Really want to see what your eyes can do? Leave the telescope at home and join me for a naked-eye tour of the late winter sky.
I continue to be amazed by how many deep-sky objects are visible with the naked eye. In a blog last June I wrote about finding 23 summertime clusters and nebulae. This winter I put my eyes to the test again.
If mosquitoes were an issue in July, this winter has been generous with gifts of cold and snow. Temperatures frigid enough to freeze my eyelids shut have been the norm, but a new pair of insulated bib overalls gave me the confidence to brave the night.
As before, I made my observations under rural Bortle Class 3 skies with a limiting magnitude of about 6.5, an easily visible Milky Way band, and only modest light pollution to the south. I expected to see maybe a dozen clusters and nebulae but was delighted to coax out many more.
Outside of the Pleiades and Hyades, the majority of the 27 objects could hardly be called spectacular. Most were small, nebulous spots. That said, they varied in size and brightness, with some showing a shape and others flecked with faint stars that popped in and out of view like baby chicks straining to lift their heads from the nest. Understandably, some observers might find seeking faint, nearly featureless objects with the naked eye unexciting, but the simple fact of seeing so much with only biology was thrill enough. And amateurs know well that observing near the limit of vision enhances one's ability to concentrate and see more whether with a telescope or not.
Each time I looked up, I couldn't help but think of the ancient observers who scanned even darker skies before me. Their gaze passed over every single star cluster, galaxy and nebula mine did. Most deep-sky objects were missed by those early stargazers simply because they didn't know they were there. Maybe in a few cases they saw a puff of haze and dismissed it. Now we have maps ... and corrective lenses to sharpen our sight.
Like last June, I assigned each object a "degree of difficulty" ranging from Level 1 (Easy Pickins) to Level 4 (Challenging). The Moon will be out of the evening sky as soon as tomorrow night (February 21st), so you can start to look for these tiny treasures at the first opportunity. I recommend starting at nightfall, so you can still catch good views of the Triangulum Galaxy and neighboring NGC 752 in the western sky. From there, work eastward to Cancer and Hydra, which become well-placed later in the evening.
Working your way with the naked eye across the sky feels a little like doing a Messier Marathon and makes good practice for that upcoming event. But here's one sweet difference — you don't have to stand at a telescope. I like to relax in an adjustable, folding lawn chair, charts at my side and binoculars in hand. Binoculars are useful to confirm your observation and also give great views of these brighter objects.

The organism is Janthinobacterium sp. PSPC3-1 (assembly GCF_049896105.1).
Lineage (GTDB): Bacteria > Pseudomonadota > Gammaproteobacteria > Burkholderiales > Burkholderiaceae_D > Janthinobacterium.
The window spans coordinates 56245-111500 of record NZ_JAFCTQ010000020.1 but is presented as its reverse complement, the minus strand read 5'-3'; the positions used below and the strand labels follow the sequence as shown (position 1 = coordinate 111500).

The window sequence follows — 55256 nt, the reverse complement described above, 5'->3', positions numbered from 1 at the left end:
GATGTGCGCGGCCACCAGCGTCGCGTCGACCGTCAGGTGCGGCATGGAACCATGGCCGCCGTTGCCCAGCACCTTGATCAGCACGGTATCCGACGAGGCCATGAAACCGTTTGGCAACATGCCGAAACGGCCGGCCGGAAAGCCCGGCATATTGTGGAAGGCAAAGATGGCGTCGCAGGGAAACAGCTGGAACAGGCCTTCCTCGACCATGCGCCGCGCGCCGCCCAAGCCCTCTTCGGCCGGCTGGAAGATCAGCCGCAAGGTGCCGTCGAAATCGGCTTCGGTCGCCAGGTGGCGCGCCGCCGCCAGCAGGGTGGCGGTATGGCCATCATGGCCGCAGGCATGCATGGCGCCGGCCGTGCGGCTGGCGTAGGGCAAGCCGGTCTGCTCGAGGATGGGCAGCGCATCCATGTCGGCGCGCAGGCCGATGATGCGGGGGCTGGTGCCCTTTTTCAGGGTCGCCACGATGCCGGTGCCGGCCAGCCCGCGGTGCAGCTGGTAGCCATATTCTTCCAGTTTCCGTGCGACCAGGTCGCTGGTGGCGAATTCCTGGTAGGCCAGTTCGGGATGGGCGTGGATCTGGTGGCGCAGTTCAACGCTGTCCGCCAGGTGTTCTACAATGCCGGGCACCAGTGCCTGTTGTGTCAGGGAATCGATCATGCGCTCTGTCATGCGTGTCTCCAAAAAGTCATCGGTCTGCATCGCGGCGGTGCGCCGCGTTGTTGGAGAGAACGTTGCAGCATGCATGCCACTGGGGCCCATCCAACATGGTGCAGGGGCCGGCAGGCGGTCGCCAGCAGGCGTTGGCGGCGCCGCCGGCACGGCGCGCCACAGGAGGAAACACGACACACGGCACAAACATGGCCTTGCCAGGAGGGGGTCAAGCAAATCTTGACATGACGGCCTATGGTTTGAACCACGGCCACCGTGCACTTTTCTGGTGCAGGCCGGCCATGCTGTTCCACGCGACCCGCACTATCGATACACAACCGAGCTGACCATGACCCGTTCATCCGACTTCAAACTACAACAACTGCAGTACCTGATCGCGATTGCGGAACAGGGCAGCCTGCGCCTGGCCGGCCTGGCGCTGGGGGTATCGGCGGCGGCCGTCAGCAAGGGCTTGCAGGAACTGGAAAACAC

Level 1: Easy Pickins
Let's start at Pleiades (M45) and Hyades, two of the brightest star clusters in the sky. Face southwest at nightfall, look up, and bam — there they are, parked right next door to each other. Most people see five of the seven sisters, but it only takes a little effort to pick out more. Averted vision will spring at least two more members and up to 14 if you're viewing from a dark sky and possess excellent vision. For more on picking Pleiads, check out my earlier blog on the topic.
The Hyades are closer and more spread out with about a dozen stars visible from a dark sky. Several are wide doubles and make attractive sights with the naked eye and binoculars. For more details on scoping out the Hyades, click here. If you don't fully appreciate these clusters at the start of your naked-eye deep-sky run, you will at the end. They're absolutely spectacular in comparison to the minimalist fare we'll visit after M44, the last of the easy ones.
At magnitude 3.7, the Beehive (M44) is one of the brighter clusters in the sky. Many of us still use it as an indicator of clear skies, one of its purposes of old. When high clouds are absent and light pollution minimal, the cluster is obvious, but if it takes effort to make it out, something's afoot. Incredibly, the light of a thousand suns goes into making this 1.5°-wide dab of luminous haze. Binoculars show it best, but close inspection with averted vision will reveal a faintly glimmering texture.
Level 2: Eyeball Exercisers
The next tier includes NGC 752 in Andromeda, the Orion Nebula (M42), NGC 2244 with the Rosette Nebula, M34, M35, M47, and M48. NGC 752 at magnitude 5.7 is one of the larger fall/winter star clusters with a diameter of 75′ (arcminutes). Unlike many of the groups I observed, this one had a good spread — I estimated about 1° across. The cluster appeared granulated, with tiny stellar twinkles on the verge of resolution. I also glimpsed several brighter stars along its western border which may or may not have been members. Not far to the northeast I was pleased to find M34 an easy target at magnitude 5.5 and 35′ across. It looked very compact, almost stellar at first glance but more extended on closer examination.